In a future web-series I want to create, there is a species of massive humanoids named giants (Homo maximus) (technically, they are still humans, just not Homo sapiens). They are less social than anatomically modern humans, they are as solitary as orangutans. Giants are also omnivores with herbivorous tendencies like gorillas and squirrels, instead of being true omnivores like bonobos and brown rats. Finally, adult giants are as massive as adult polar bears.

But, they still have a culture. Their main religion worships the following animals: great white sharks, ostriches, dogs, horses, pigs, cattle, murids, and nonhuman apes. Comsuming these animals (like eating the fat, drinking the blood, and smoking the hair or the feathers or the scales) equals sacrilege. Their religion is polytheistic with eight main deities (or gods and goddesses if you want) who look like hybrids between humans and their sacred animals, and they have twenty-four minor deities who look more like nonanimal organisms.

So, I wonder how could great white sharks be sacred animals.

  • 7
    $\begingroup$ Have you looked at any real world religions with sacred animals? $\endgroup$
    – Daron
    Jan 17 at 14:21
  • 3
    $\begingroup$ Why would cows be a sacred animal? why would any animal be a sacred animal? this question falls under authors privilege, it's character motives & plot, you just pick a reason & make it up, that's what writers are for // as such not really a question for world building SE, motives & plot are specifically listed as off topic for this SE iirc, because it's us writing your story for you // WB SE is essentially a vehicle to test an ideas plausibility so a 'why?' question about religion often doesn't really apply [ponders that, I'm going to get slapped by someone for saying that aren't I ;)]. $\endgroup$
    – Pelinore
    Jan 17 at 16:25
  • $\begingroup$ Because they're awesome, duh. $\endgroup$ Jan 17 at 19:23

4 Answers 4


Dangerous animals as gods

In many mythologies, snakes, lions, elephants, eagles and some other animals are considered gods and are worshiped.

Shark worship

Similarly, sharks are also found in different mythologies as gods or sacred animals, e.g., mythology of the Australian Aboriginal people or Hawaiian mythology. You can find more details here.

You can find sharks on banks note also.

enter image description here

  • 1
    $\begingroup$ Elucidate. Because gods can take animal form and sharks are powerful creatures. $\endgroup$
    – Suncat2000
    Jan 17 at 23:56

Sharks are already sacred animals in several real world religions. This was especially prevalent in Polynesia and Micronesia.

In Hawaii the shark had associations with masculinity, warfare and successful fishing trips.

Animals have sacred/totemic significance in cultures because the animal in some way represents traits that humans admire and want for themselves. A shark would be great for any oceangoing people who value fishing, seal hunting and combat prowess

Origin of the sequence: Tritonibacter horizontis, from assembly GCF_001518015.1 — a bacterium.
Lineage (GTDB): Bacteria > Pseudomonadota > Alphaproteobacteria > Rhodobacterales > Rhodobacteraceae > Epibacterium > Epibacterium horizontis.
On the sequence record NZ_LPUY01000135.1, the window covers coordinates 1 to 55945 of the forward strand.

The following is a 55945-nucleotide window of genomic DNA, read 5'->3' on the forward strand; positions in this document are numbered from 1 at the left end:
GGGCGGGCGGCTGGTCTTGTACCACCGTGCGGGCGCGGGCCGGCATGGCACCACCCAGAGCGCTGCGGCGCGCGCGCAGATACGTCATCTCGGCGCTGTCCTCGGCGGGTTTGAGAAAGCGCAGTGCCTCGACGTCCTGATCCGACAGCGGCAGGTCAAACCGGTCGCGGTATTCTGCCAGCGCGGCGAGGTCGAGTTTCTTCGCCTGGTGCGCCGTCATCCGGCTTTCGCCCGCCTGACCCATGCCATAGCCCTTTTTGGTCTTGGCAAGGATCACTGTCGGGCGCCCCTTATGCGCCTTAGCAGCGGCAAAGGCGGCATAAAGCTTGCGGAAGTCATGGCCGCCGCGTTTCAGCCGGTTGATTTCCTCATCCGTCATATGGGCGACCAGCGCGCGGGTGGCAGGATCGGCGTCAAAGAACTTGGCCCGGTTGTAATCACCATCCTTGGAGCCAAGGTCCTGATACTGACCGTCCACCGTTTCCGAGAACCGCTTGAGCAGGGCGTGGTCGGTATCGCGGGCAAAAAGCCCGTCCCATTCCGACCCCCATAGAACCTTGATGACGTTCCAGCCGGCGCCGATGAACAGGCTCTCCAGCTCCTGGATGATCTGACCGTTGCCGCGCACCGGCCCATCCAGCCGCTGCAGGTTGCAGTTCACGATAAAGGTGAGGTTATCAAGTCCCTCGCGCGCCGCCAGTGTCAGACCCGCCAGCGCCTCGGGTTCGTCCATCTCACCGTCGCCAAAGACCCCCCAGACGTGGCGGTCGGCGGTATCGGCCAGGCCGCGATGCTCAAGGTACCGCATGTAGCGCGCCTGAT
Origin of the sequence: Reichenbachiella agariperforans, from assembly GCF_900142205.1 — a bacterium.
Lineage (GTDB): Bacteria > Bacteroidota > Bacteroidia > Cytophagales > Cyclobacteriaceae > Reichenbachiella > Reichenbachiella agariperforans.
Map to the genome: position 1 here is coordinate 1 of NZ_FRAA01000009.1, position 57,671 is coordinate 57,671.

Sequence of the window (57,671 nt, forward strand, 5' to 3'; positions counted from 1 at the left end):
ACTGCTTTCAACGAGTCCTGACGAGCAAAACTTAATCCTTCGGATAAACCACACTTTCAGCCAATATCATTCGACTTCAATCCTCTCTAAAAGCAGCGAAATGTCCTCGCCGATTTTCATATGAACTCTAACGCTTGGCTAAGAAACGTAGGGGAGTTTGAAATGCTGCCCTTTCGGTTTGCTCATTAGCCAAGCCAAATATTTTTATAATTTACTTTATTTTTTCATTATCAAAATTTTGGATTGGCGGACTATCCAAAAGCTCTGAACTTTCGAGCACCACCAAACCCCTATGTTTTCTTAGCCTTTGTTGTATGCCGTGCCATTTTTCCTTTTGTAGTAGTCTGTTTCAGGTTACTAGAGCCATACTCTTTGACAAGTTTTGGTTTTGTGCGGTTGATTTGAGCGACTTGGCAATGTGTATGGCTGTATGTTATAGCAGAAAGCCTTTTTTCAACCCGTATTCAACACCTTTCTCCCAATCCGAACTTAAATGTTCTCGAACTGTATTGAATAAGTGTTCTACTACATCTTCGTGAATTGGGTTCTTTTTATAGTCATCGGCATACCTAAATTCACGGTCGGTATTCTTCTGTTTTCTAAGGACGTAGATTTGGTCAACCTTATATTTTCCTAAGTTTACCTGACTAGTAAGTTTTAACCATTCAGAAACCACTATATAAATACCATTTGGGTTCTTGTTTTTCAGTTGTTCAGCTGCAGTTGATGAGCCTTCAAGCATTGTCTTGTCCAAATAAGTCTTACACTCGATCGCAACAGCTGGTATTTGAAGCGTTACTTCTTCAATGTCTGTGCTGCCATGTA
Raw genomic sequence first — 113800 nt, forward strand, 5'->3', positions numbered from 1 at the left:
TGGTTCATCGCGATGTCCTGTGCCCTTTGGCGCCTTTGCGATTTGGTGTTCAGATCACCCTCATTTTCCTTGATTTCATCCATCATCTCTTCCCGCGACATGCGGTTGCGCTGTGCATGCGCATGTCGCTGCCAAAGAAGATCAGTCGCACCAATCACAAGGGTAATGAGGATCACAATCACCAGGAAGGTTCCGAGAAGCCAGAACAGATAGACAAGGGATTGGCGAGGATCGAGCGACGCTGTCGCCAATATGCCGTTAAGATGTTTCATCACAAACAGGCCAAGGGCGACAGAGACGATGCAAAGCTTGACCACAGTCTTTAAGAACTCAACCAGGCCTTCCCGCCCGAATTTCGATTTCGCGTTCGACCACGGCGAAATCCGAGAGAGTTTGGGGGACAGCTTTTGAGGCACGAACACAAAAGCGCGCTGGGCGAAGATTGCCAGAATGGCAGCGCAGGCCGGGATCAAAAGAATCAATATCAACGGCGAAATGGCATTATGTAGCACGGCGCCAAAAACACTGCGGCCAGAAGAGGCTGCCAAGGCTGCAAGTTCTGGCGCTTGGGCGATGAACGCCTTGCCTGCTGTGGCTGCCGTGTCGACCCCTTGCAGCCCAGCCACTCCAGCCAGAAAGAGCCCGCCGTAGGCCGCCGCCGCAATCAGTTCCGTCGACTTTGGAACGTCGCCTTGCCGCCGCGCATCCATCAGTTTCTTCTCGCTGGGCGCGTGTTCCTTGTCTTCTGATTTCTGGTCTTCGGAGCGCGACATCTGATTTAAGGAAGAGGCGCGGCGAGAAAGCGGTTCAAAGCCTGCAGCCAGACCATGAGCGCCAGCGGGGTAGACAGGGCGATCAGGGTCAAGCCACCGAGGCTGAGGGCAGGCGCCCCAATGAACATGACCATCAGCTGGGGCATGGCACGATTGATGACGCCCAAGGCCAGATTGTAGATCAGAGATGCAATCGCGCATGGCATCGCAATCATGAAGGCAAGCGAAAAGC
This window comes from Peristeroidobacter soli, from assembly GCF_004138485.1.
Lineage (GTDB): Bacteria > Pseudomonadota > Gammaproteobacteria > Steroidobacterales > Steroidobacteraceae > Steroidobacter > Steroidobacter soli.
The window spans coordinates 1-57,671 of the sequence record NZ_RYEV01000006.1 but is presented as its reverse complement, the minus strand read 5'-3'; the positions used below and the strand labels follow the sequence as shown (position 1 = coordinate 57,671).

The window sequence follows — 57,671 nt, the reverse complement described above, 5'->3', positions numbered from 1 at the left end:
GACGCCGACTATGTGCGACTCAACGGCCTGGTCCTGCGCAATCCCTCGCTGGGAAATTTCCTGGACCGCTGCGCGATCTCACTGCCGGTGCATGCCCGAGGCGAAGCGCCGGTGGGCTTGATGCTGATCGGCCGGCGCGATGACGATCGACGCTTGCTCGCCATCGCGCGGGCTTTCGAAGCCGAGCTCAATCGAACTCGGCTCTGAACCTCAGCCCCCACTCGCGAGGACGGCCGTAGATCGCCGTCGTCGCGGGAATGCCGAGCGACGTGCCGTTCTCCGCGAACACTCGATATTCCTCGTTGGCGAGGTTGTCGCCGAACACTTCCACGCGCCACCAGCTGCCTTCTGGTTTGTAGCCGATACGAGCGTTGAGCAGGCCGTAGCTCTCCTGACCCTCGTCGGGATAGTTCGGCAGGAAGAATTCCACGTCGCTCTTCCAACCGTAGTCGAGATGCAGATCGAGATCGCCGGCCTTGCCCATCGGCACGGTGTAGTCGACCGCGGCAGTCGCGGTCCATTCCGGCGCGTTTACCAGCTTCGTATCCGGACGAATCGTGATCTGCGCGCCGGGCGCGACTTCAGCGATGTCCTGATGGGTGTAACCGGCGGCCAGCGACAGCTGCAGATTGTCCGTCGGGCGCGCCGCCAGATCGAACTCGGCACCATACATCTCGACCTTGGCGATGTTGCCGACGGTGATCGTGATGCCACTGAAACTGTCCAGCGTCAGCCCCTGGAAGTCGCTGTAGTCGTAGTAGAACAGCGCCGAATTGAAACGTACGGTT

Who wouldn’t want to worship something that gave you good luck during fishing?



enter image description here

The meat of these animals often contains parasites. Homo Sapiens solved this problem using fire to cook meat and kill the parasites. They first invented fire to keep warm and later realized it is good for cooking.

Homo Gigas never invented fire because their large bodies make them better at dealing with the cold. They soak up more heat during the day and retain it better at night due to their lower surface areas.

Giants do not understand how parasites work but they know eating these animals is bad. The story of never eat a shark was passed down the generations until it took the most easily rememberable form. That form was Sharks are sacred. Don't eat them.


Burial at sea feeds the sharks

The culture practices burial at sea, and they know no matter what eats their loved ones, it ends up at the top of the food chain in the great white shark.

Perhaps eating the Great White Shark is sacrilegious because then your ancestors, or at least the parts you excrete, are stranded on land. Or similar to Sky Burial, the culture may view this as generously giving back to the sea. Then taking back what was given to the sharks could be taboo:

Jhator is considered an act of generosity on the part of the deceased, since the deceased and their surviving relatives are providing food to sustain living beings. Such generosity and compassion for all beings are important virtues in Buddhism.

I would strongly suggest that if you do draw inspiration from real world culture you do so respectfully, and also have some giants do not follow this practice so as to avoid representing them as a monolith (and by association the cultures you draw inspiration from).


You must log in to answer this question.

Not the answer you're looking for? Browse other questions tagged .